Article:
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Blog Entries posted by evandixon

  1. evandixon
    I'm working on releasing a new version of Sky Editor at some point. I currently have no ETA, because the new version will come with a pretty heavy refactor, and things are currently a bit unstable. However, I have a development version ready for anyone who wants to try the latest features. 
    This version (Build 33) comes with the following enhancements to inventory management for PMD: Explorers of Sky save files:
    View and Edit the stack size of stack-able items like sticks and rocks View and Edit the contained item of a box View and Edit what a Used TM used to teach  
    Disclaimer: Back up your save files before using this. This may corrupt saves for PMD: Explorers of Sky, and this will corrupt saves for PMD: Red and Blue Rescue Team and PMD: Explorers of Time and Darkness. Use this at your own risk.
    Download (Log in as a guest if prompted for login)
    If you encounter any problems, please let me know by commenting on this blog post, opening an issue on GitHub, or by sending me a PM.
  2. evandixon

    ROM Editing
    Since the release of Pokémon Super Mystery Dungeon, it has been unknown how a proprietary archive file called FARC linked filenames to files. It functions like a hash table, where the game gets a filename somehow, does something to hash the filename, then corresponds that with a file. Until recently, the somehow and something have been unknown. Editing files in these archives required either putting up with the lack of filenames, or somehow knowing which filenames corresponded to which hashes. A little over a month ago, I discovered the something was a simple CRC32 hash. While I previously tried this hashing algorithm, I was unaware that in the files I was testing, the somehow involved appending a ".bin" file extension to the end of a file. While it is not possible to determine the filenames of files, it is possible to infer filenames from other parts of the game, and use coding and algorithms to match them to the appropriate file. Knowing how to do this makes it possible to do so much more with Pokémon Super Mystery Dungeon.
    The first practical application of this was updating Sky Editor's starter editing project to replace placeholder Pokémon portraits with the default emotion. This makes it so that when one plays the game as a non-standard starter, the game no longer shows emotions like surprised without the face of that Pokémon.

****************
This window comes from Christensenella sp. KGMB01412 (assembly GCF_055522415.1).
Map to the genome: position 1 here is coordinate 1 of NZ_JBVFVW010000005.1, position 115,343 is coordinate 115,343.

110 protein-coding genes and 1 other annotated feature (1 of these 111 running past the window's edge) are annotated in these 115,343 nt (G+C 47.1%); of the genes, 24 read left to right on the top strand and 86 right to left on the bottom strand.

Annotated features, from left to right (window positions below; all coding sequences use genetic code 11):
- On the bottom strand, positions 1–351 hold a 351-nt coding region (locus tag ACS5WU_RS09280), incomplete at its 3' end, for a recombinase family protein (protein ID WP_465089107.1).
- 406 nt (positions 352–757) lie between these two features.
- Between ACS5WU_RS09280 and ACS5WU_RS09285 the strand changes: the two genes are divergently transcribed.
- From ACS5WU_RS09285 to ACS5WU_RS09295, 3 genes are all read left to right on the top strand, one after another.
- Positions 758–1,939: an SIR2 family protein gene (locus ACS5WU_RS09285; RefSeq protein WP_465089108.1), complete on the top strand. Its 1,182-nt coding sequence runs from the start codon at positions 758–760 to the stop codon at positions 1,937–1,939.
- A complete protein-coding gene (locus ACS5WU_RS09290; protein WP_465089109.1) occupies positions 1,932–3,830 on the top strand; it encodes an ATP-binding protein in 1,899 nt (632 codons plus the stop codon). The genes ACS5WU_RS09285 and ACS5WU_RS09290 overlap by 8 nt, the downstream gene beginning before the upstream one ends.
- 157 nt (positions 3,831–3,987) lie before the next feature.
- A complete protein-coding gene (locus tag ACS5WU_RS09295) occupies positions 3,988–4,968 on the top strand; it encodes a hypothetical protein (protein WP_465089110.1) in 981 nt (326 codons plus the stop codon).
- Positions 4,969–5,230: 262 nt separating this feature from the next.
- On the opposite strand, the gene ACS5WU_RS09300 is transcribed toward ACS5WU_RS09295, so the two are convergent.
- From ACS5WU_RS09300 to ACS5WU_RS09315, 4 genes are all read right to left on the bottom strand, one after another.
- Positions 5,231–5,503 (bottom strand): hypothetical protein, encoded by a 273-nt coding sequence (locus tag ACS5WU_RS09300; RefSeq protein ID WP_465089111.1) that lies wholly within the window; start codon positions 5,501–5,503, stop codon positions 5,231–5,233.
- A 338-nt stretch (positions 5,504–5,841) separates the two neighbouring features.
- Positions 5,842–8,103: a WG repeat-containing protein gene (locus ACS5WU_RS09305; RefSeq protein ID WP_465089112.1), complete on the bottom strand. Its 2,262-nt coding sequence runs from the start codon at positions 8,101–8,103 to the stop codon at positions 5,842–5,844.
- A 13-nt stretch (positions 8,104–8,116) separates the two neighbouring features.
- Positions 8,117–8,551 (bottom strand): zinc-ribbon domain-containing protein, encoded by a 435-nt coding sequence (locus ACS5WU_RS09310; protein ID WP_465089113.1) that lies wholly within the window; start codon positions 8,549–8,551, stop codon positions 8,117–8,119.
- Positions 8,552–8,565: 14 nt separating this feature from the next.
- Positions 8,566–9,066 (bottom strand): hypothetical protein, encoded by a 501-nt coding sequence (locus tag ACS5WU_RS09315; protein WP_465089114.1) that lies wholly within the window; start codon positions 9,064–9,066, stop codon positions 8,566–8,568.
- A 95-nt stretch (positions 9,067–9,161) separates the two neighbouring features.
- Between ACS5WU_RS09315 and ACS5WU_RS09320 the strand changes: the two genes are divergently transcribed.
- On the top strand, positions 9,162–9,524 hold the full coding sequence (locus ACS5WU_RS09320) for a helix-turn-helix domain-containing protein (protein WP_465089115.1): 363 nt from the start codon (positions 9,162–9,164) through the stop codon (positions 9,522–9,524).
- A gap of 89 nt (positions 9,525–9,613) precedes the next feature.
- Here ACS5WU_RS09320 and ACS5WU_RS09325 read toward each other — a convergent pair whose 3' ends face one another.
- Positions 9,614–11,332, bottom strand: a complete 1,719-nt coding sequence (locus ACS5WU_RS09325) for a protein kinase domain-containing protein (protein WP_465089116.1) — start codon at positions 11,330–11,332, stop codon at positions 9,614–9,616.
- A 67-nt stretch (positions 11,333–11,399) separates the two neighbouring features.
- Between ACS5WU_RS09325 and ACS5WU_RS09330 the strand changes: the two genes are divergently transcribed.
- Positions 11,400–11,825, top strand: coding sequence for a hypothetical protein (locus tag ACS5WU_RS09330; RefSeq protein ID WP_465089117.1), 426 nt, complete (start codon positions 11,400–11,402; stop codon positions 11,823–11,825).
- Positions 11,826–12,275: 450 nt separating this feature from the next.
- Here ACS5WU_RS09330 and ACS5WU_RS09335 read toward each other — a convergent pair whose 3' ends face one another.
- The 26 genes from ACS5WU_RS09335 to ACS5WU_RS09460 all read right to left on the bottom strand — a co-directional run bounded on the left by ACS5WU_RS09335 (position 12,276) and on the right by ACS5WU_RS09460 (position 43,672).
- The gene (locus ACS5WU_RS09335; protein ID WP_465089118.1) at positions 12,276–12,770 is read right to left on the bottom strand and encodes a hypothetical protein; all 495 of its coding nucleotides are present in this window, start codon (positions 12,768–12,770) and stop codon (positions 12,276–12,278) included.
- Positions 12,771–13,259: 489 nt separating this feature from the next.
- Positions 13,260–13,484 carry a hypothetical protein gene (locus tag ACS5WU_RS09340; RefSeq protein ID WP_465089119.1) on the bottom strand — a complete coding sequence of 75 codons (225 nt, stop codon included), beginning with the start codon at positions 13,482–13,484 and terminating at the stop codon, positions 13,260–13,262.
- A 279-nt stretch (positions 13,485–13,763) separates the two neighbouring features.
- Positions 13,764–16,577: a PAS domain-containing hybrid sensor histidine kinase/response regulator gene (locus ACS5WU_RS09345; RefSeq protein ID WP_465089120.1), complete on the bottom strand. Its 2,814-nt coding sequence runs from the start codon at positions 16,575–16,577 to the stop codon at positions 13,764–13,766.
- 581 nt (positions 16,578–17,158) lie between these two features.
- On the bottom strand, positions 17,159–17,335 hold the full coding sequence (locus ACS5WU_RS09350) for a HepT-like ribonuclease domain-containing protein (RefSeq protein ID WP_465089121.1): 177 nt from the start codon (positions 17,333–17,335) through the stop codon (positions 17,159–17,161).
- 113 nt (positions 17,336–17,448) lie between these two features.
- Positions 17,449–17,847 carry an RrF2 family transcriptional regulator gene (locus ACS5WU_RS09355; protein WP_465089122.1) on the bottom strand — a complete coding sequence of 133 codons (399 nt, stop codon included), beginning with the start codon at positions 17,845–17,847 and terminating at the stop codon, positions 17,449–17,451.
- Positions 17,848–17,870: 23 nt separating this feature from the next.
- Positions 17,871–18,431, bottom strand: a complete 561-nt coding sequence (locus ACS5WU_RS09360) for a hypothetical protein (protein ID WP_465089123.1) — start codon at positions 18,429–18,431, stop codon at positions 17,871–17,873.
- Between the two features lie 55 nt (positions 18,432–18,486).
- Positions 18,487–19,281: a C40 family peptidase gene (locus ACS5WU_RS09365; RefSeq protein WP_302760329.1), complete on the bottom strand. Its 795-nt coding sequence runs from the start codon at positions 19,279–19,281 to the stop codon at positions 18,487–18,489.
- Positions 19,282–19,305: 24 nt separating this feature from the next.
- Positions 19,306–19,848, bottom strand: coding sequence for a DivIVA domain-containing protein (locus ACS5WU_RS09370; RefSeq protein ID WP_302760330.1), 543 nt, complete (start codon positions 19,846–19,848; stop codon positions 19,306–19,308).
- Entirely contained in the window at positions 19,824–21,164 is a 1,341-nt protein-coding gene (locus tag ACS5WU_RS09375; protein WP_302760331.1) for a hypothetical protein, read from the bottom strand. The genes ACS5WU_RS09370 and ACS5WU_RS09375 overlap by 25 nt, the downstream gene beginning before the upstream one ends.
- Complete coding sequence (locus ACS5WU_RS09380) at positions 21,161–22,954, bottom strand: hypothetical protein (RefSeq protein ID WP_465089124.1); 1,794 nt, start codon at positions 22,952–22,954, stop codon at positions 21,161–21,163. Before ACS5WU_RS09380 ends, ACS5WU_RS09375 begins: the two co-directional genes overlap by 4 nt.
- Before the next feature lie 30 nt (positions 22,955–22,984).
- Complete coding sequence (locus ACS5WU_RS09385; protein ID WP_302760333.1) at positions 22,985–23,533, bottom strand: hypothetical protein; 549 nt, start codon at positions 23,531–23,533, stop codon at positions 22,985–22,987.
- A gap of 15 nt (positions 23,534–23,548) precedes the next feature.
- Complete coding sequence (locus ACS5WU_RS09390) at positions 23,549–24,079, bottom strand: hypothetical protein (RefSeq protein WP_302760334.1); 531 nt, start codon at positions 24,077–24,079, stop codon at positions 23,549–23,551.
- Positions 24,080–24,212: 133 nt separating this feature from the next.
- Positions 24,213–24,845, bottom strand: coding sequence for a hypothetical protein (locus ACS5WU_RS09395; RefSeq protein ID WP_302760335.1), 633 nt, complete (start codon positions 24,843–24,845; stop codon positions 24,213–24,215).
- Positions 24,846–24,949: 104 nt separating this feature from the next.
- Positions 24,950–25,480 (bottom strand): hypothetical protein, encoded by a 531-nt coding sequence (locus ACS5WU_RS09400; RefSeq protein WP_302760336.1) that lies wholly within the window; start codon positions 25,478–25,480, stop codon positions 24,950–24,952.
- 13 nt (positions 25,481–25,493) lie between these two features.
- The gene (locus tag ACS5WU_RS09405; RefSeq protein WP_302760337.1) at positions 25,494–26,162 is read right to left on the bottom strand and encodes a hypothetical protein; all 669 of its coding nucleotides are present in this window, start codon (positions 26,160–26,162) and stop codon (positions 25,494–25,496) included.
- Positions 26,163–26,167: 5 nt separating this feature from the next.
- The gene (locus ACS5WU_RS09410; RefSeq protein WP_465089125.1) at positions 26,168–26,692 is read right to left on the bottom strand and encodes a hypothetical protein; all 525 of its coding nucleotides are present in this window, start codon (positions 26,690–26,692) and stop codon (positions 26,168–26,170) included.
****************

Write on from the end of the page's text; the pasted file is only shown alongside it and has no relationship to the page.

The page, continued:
The next practical application that is planned is to start substituting certain story-related models. For example, right now, when a non-standard Pokémon sleeps in a bed, the default attack animation is used instead. The player Pokémon just can't get a good night's sleep apparently. I hope to change that soon by substituting that animation with the sleep animation used in dungeons. If model behavior in Ohana3DS is any indicator, things should work out well. That is as long as the correct animation is used. Things can get amusing if the wrong one is used:

    A Zorua, using Riolu's walking animation
    While seeing this in-game will take more work, I've have a new build of Sky Editor that comes with support for extracting pokemon_graphic.bin with all the filenames. This is only useful for researchers or those who want to play around with models with Ohana3DS or SPICA or something. Basic instructions can be found here, and look for the new PsmdPokemonGraphicsProject project, which can repack the pokemon_graphic.bin file for anyone who's brave enough to try manual model edits. Download it here.
    [Edit] Updated the build link to fix a memory leak. I don't think I mentioned it before, but you'll need 1-2 GB of free RAM because using all the RAM makes things go like 10x faster. I didn't do any actual measurements, but that's what it feels like at least.
  3. evandixon
    I've written a new tutorial for how to use the ROM editing capabilities. Unlike the previous one on GitHub, this one has lots of screenshots, and is far more in-depth.
  4. evandixon
    I fixed the crash I reported a few days ago:
    I'm not 100% sure why it was an issue in the first place, but one of the characters must work a little differently than others, so substituting animations broke something.